There were a lot of Baltimore Ravens fans smiling on April 21, and it wasn’t just because the NFL draft was in less than 24 hours. These smiles were more evil than joyous, and aimed directly at the Ravens’ arch rivals after the NFL announced that Pittsburgh Steelers star quarterback Ben Roethlisberger will be suspended for the first six games of the 2010 season without pay.
One of the games Roethlisberger will miss includes a week four matchup against the Ravens scheduled for Oct. 3, which is great news to all purple and black fans because Baltimore has won only two of the last nine meetings against “Big Ben.”
Roethlisberger’s suspension comes after a meeting earlier in the week with NFL Commissioner Roger Goodell, who claimed the 28-year-old Ohio native violated the league’s personal conduct policy. He was also ordered to undergo comprehensive behavioral evaluation by medical professionals for his implication in multiple sexual assault allegations, including a situation that Georgia prosecutors decided not to charge him on last week.
According to reports, a 20-year-old female college student accused him of sexually assaulting her in a Milledgeville, Ga. nightclub back in March. It was the second time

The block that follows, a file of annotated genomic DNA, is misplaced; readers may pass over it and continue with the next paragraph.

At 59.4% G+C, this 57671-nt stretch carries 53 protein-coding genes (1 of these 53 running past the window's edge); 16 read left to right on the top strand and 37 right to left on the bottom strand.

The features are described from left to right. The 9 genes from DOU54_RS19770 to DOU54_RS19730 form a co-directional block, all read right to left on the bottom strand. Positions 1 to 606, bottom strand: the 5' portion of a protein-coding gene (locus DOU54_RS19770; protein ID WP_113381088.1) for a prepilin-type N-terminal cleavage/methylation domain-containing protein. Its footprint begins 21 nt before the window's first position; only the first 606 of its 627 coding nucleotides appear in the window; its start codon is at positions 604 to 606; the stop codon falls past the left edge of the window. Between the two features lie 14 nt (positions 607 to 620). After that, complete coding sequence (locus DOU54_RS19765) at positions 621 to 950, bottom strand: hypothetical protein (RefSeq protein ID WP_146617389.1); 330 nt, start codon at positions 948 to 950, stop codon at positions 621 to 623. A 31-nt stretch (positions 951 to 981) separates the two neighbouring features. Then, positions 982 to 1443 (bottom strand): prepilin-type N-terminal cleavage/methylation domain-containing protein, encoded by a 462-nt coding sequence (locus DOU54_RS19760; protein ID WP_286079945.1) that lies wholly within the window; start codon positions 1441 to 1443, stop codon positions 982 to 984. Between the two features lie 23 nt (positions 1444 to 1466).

Roethlisberger was accused of sexual assault in two years, although he hasn’t been legally charged for either allegation. ?But even if the law finds no wrong in Ben’s actions, Goodell said the league’s conduct policy does. “My decision today is not based on a finding that you violated Georgia law, or on a conclusion that differs from that of the local prosecutor,” Goodell stated in a letter to the six-year veteran quarterback. “That said, you are held to a higher standard as an NFL player, and there is nothing about your conduct in Milledgeville that can remotely be described as admirable, responsible, or consistent with either the values of the league or the expectations of our fans.”?
The suspension is awful news for Roethlisberger, who was hoping no action would be taken against him since he wasn’t charged by authorities. He will lose an estimated $2.8 million if he’s out all six games, but Goodell mentioned that the suspension could be reduced to four games for good behavior.
But while Roethlisberger sits out, a rare opportunity has been offered to one of the smallest clubs in the NFL.
In a league of 32 teams, there were only five Black quarterbacks projected to start heading into this season, including Washington’s Donovan McNabb, Tennessee’s Vince Young, Jacksonville’s David Garrard, Tampa Bay’s Josh Freeman and Oakland’s JaMarcus Russell.
But with Ben on timeout, the Steelers could likely start with veteran passer Byron Leftwhich or third-year reservist Dennis Dixon, both African Americans.
Both quarterbacks have played fairly well when given the chance to start in the past, and will now have a six-game tryout to prove they deserve the opportunity of a full-time starting gig.